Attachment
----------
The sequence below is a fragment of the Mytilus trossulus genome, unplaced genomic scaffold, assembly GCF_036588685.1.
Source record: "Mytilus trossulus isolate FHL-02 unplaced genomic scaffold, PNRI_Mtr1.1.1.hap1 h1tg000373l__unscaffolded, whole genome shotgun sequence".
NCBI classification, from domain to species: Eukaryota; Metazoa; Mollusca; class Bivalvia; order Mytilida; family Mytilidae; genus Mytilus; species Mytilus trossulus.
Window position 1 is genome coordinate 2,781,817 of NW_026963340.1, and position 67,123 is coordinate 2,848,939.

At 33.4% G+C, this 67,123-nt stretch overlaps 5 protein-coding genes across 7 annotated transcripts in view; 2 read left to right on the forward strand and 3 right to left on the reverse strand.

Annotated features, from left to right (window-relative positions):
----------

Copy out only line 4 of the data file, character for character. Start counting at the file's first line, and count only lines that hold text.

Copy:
Window position 1 is genome coordinate 2,781,817 of NW_026963340.1, and position 67,123 is coordinate 2,848,939.